Revenue Cycle Management (RCM)

Effective RCM Strategy to Increase Reimbursements

The Healthcare Financial Management Association (HFMA) defines Revenue Cycle Management (RCM) as all administrative and clinical functions that contribute to the capture, management, and collection of patient service revenue. Revenue cycle management (RCM) is the financial process related to a patient’s clinical encounter. According to HFMA, a basic role of RCM is to measure how well a healthcare organization maximizes the amount of patient revenue billed and how quickly it collects that revenue. While RCM primarily focuses on processing claims, payment, and revenue generation, it also includes patient services since care management directly impacts reimbursement. With decreasing reimbursements and as more patients are paying increasingly higher deductibles, it’s important to have an effective RCM strategy to increase reimbursements. In today’s economic environment, it’s critical that the administrators and revenue cycle managers implement best practices to effectively manage the revenue cycle to optimize efficiency and increase reimbursement. Following are essential functions for the effective implementation of the RCM strategy. 

Effective Implementation Of The RCM Strategy

Charge Capture and Coding

To improve charge capture, staff should clearly communicate suspense times to the departments and state it in their policies and procedures. Suspense times are strict timelines placed on clinical departments to enter compliant, audited, and correct charges for services rendered. It is important to remember that each day that charges are not entered and falling out of ‘suspense’ can cause negative effects on your days in accounts receivable outstanding as well as cash flow. Systematic reviews of the chargemaster are essential to ensure that hospitals are capturing all revenue correctly and that they are not leaving dollars on the table. 

Timely Filing

Many healthcare organizations fail to file initial claims or respond to a claims appeal, in a timely manner due to inefficient or unmonitored processes, resulting in missed filing deadlines for either the initial timely filing deadline or the appeal timely filing deadline. Medicare allows the initial claims to be submitted within one year of the date of service, but many commercial payers now require claims to be submitted within 90 days. Additionally, Medicare allows only 120 days to respond and appeal a claim denial, while many commercial payers may require anywhere from 90 days up to one year based upon your specific state and payer guidelines. Therefore, it is important to have processes in place to not only submit claims in a timely manner but also continually monitor claims on hold to ensure timely filing deadlines are not missed.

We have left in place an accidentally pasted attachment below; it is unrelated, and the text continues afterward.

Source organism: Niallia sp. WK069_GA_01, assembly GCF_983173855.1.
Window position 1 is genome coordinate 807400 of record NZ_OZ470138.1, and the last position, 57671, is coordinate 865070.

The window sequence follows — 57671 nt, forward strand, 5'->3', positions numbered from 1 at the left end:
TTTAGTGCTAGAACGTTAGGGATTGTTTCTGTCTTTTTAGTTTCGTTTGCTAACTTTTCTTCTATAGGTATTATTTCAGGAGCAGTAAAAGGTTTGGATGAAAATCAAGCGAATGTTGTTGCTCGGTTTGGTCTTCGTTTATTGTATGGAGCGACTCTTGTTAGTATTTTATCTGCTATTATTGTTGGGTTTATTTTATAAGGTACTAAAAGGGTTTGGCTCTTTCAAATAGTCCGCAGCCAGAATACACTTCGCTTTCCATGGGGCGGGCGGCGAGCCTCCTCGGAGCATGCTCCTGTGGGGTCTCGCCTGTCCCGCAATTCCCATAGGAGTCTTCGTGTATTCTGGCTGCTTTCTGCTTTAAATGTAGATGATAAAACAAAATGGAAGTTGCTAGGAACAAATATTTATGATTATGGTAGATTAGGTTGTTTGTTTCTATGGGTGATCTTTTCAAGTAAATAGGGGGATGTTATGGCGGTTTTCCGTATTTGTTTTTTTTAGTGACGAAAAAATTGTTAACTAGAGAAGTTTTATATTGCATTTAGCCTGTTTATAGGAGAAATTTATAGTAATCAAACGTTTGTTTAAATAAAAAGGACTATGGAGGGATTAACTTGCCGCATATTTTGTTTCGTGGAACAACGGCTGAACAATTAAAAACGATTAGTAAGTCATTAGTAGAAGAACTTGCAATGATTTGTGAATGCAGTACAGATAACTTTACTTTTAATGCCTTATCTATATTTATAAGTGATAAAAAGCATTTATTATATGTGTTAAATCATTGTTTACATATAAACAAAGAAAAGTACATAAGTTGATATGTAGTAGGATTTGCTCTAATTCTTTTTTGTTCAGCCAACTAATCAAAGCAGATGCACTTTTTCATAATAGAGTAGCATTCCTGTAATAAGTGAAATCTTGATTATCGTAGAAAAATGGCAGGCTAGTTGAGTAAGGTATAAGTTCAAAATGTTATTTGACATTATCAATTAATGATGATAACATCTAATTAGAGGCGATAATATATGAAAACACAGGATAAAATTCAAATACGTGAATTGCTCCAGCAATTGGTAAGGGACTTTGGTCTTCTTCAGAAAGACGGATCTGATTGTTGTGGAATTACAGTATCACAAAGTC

Billing and Collections

Depending on billing methods, organizations should expect to receive payment in as little as 15 days (government payers). If insurance payments are averaging a turnaround time of longer than 30 days from the time claims are sent out until payment is received, the business office needs to develop a process for claim follow-up. A formal process to follow up on the status of claims has been shown to decrease the number of days claims are outstanding. Billers are expected to know what each payer allows and rejects on their claims. Rejections result from an edit not capturing an error on the outbound claim which gets sent back immediately from the payers without any entry into their processing system. Billers should work these claims, as a best practice, while focusing on the cause for the rejection to prevent that rejection from occurring in the future. Doing so may help to increase the efficiency of the revenue cycle through the decrease in total claim denials.

Denial Management